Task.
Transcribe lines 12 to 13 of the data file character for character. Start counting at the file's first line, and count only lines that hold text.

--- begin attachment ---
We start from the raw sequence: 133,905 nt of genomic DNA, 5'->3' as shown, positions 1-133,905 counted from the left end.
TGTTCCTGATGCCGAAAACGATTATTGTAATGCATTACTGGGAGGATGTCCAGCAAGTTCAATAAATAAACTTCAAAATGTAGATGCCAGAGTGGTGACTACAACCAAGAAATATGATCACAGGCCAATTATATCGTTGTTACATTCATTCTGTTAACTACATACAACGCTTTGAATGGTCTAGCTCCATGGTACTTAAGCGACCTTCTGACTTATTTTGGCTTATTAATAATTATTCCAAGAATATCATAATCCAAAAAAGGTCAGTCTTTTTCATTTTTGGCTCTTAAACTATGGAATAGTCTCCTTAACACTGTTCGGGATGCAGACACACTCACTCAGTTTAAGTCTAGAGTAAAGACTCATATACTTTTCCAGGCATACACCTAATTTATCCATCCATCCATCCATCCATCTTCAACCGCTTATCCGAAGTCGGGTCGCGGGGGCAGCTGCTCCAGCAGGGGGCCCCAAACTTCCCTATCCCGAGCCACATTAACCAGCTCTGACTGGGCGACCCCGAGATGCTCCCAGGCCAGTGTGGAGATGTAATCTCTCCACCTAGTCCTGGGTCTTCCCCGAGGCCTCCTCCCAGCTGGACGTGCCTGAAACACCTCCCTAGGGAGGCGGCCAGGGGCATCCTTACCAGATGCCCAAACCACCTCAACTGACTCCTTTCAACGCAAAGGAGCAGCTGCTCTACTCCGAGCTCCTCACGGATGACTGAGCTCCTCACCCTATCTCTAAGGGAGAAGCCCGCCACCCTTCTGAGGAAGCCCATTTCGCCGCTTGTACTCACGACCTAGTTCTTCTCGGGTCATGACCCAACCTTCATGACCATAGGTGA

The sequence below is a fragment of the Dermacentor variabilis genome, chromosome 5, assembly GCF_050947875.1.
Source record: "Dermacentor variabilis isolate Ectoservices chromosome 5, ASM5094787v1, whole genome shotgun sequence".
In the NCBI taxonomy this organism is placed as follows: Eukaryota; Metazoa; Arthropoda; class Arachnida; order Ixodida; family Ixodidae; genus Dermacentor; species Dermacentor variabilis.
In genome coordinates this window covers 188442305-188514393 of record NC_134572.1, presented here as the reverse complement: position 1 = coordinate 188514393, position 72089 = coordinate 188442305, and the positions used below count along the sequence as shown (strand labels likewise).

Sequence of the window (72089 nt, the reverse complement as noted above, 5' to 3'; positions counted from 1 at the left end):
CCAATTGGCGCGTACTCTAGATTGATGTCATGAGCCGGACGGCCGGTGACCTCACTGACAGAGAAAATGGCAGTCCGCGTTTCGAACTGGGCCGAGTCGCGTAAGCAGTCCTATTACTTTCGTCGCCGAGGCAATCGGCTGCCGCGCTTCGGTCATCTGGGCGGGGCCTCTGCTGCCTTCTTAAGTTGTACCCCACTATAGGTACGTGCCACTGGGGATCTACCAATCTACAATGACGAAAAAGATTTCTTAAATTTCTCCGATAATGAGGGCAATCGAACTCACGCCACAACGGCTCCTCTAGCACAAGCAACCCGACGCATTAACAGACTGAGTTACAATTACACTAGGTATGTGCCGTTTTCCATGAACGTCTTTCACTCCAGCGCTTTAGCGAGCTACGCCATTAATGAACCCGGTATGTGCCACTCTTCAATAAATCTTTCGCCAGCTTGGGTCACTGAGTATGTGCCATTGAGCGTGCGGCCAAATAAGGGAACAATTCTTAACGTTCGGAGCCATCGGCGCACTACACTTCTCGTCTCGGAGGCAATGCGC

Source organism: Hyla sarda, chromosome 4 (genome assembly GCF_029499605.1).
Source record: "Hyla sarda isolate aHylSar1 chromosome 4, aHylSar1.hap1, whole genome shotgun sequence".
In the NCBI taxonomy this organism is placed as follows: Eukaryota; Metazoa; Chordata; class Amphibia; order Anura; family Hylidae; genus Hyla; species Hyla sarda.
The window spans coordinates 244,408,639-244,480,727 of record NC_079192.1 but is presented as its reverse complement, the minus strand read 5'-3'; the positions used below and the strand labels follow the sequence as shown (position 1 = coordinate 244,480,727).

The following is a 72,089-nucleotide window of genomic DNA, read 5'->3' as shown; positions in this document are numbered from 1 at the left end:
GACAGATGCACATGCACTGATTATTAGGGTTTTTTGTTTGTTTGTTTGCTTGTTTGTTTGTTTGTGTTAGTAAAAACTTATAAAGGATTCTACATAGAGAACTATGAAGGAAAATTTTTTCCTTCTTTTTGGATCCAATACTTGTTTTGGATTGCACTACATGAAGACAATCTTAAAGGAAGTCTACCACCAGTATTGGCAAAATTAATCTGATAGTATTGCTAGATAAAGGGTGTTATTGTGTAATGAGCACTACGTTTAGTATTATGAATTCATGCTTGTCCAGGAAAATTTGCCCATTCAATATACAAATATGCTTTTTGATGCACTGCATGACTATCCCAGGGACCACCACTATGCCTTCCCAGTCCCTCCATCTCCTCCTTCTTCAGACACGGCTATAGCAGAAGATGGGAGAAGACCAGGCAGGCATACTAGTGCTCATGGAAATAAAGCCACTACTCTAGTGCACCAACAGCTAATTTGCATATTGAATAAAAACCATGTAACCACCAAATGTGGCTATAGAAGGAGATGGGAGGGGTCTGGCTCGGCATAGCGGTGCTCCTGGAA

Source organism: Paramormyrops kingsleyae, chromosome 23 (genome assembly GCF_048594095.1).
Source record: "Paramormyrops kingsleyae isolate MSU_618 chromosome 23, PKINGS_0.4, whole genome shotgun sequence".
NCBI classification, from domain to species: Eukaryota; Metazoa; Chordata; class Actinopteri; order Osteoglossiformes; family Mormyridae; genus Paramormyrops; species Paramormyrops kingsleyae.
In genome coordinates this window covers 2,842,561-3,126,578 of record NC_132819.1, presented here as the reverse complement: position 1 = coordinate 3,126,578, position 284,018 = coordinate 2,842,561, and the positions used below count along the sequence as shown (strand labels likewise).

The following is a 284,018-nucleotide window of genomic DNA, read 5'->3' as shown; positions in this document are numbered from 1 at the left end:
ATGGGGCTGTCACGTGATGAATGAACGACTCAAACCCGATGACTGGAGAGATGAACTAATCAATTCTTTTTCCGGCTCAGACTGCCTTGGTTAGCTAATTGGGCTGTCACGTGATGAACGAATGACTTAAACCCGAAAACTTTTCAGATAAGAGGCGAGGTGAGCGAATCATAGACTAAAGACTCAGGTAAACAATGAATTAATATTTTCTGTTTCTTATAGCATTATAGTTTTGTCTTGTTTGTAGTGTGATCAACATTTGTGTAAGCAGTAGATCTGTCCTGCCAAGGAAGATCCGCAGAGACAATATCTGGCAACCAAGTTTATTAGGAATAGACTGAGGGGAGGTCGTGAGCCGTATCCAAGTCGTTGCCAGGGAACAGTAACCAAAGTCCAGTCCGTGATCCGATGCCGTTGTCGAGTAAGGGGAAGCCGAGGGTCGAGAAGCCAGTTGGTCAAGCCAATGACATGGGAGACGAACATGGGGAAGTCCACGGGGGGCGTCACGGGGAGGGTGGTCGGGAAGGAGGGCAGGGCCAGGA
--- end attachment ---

The window spans coordinates 244,408,639-244,480,727 of record NC_079192.1 but is presented as its reverse complement, the minus strand read 5'-3'; the positions used below and the strand labels follow the sequence as shown (position 1 = coordinate 244,480,727).

The following is a 72,089-nucleotide window of genomic DNA, read 5'->3' as shown; positions in this document are numbered from 1 at the left end: